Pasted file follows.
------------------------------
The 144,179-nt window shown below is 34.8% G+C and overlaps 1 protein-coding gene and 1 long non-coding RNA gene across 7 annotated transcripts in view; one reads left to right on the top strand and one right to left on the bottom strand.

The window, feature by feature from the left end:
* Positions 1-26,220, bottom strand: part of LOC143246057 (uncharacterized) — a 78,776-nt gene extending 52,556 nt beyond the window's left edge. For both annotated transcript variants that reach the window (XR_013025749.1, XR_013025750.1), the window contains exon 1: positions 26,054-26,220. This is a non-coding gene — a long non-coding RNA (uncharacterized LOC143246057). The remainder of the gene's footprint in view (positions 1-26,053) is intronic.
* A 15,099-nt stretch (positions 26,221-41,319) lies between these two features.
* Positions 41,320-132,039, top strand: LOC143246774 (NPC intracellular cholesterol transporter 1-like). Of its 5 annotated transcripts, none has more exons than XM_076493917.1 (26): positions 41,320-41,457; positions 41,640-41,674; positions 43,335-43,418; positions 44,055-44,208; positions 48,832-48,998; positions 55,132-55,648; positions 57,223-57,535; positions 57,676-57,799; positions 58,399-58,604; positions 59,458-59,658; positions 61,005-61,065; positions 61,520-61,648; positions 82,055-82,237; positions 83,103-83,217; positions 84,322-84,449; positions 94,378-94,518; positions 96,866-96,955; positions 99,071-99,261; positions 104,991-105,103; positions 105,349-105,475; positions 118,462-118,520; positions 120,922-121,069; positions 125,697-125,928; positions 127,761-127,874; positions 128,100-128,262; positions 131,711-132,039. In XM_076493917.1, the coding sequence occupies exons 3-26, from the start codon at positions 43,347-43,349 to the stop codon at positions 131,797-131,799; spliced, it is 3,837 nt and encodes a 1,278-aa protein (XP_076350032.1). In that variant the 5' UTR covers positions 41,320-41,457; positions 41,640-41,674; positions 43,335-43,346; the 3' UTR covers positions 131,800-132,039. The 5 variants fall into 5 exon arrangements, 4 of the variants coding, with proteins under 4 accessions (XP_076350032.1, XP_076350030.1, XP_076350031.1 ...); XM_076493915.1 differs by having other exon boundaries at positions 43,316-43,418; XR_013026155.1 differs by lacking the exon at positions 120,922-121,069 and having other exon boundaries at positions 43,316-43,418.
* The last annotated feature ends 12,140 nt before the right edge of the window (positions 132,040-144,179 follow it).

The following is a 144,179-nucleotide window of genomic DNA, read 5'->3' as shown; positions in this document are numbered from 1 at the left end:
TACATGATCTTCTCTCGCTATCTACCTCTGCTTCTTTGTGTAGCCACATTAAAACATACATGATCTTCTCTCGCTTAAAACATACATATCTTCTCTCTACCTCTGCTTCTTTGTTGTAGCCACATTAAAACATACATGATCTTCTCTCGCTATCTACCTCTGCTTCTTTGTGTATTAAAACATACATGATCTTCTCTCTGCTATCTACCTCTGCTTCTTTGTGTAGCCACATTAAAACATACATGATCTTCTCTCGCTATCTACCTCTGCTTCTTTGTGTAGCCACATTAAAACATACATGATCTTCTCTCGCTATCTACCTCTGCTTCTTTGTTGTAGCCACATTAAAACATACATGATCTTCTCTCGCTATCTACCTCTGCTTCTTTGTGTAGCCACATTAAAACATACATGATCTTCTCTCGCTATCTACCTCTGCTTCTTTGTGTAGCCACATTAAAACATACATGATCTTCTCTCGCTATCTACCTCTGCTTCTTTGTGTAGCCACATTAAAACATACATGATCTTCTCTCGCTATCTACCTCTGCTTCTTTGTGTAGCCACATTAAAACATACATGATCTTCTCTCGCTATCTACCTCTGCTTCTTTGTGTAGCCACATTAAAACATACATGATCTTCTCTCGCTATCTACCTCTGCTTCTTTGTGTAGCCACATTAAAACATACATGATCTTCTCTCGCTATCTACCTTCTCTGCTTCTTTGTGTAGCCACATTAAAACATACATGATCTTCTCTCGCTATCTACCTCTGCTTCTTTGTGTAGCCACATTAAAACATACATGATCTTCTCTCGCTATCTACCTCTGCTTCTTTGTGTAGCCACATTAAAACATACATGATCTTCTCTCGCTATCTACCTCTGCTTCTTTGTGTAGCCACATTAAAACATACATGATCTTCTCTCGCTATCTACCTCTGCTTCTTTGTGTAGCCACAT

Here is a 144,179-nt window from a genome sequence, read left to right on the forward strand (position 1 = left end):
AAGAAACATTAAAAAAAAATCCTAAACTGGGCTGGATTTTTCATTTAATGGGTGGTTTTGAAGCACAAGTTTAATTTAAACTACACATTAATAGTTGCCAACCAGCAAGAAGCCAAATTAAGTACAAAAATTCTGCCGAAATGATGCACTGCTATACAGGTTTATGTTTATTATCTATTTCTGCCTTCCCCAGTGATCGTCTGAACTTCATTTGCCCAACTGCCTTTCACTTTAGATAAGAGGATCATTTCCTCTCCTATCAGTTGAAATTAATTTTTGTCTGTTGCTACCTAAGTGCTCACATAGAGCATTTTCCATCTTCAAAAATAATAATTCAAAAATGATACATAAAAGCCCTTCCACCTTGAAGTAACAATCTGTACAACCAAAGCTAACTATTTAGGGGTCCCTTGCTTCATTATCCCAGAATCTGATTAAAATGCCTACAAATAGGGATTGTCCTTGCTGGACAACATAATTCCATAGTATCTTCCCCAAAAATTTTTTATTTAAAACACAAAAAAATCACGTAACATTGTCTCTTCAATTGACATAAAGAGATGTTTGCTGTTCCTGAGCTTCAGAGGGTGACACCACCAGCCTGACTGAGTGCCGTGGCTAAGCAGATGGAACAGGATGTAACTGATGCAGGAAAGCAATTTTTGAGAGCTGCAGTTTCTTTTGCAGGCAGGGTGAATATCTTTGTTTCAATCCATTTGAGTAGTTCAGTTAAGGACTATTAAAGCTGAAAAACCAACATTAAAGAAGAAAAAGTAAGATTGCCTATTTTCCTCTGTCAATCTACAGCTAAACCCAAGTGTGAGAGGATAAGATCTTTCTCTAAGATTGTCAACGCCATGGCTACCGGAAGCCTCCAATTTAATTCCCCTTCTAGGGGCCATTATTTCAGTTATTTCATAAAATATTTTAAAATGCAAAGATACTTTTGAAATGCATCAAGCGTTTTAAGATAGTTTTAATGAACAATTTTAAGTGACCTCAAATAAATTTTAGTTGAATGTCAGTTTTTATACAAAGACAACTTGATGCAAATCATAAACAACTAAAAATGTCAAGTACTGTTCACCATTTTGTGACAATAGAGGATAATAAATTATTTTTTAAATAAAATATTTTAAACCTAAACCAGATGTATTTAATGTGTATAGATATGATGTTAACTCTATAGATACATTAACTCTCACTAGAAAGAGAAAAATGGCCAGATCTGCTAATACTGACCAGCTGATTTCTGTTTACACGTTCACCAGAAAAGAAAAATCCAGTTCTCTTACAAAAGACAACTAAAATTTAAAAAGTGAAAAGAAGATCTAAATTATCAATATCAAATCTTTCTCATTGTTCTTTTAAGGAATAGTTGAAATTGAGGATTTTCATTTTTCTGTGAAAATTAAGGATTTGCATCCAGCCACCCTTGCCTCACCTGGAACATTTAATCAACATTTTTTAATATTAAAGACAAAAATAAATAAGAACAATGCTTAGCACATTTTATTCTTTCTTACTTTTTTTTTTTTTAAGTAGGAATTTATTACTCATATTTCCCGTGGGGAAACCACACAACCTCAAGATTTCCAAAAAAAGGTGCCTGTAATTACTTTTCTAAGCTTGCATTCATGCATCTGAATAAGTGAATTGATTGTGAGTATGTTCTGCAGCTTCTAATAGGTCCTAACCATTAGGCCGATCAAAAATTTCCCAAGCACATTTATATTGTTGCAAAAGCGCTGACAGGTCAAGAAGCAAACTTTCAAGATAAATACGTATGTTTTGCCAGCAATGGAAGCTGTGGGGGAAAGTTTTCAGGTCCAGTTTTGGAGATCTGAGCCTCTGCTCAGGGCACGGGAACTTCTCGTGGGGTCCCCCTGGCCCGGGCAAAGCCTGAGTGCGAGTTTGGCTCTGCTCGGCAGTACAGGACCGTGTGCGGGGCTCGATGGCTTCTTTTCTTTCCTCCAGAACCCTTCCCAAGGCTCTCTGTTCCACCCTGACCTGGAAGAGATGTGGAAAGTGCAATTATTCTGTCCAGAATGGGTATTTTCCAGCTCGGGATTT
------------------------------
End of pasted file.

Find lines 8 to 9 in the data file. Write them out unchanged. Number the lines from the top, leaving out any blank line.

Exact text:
TACATGATCTTCTCTCGCTATCTACCTCTGCTTCTTTGTGTAGCCACATTAAAACATACATGATCTTCTCTCGCTTAAAACATACATATCTTCTCTCTACCTCTGCTTCTTTGTTGTAGCCACATTAAAACATACATGATCTTCTCTCGCTATCTACCTCTGCTTCTTTGTGTATTAAAACATACATGATCTTCTCTCTGCTATCTACCTCTGCTTCTTTGTGTAGCCACATTAAAACATACATGATCTTCTCTCGCTATCTACCTCTGCTTCTTTGTGTAGCCACATTAAAACATACATGATCTTCTCTCGCTATCTACCTCTGCTTCTTTGTTGTAGCCACATTAAAACATACATGATCTTCTCTCGCTATCTACCTCTGCTTCTTTGTGTAGCCACATTAAAACATACATGATCTTCTCTCGCTATCTACCTCTGCTTCTTTGTGTAGCCACATTAAAACATACATGATCTTCTCTCGCTATCTACCTCTGCTTCTTTGTGTAGCCACATTAAAACATACATGATCTTCTCTCGCTATCTACCTCTGCTTCTTTGTGTAGCCACATTAAAACATACATGATCTTCTCTCGCTATCTACCTCTGCTTCTTTGTGTAGCCACATTAAAACATACATGATCTTCTCTCGCTATCTACCTCTGCTTCTTTGTGTAGCCACATTAAAACATACATGATCTTCTCTCGCTATCTACCTTCTCTGCTTCTTTGTGTAGCCACATTAAAACATACATGATCTTCTCTCGCTATCTACCTCTGCTTCTTTGTGTAGCCACATTAAAACATACATGATCTTCTCTCGCTATCTACCTCTGCTTCTTTGTGTAGCCACATTAAAACATACATGATCTTCTCTCGCTATCTACCTCTGCTTCTTTGTGTAGCCACATTAAAACATACATGATCTTCTCTCGCTATCTACCTCTGCTTCTTTGTGTAGCCACAT

Here is a 144,179-nt window from a genome sequence, read left to right on the forward strand (position 1 = left end):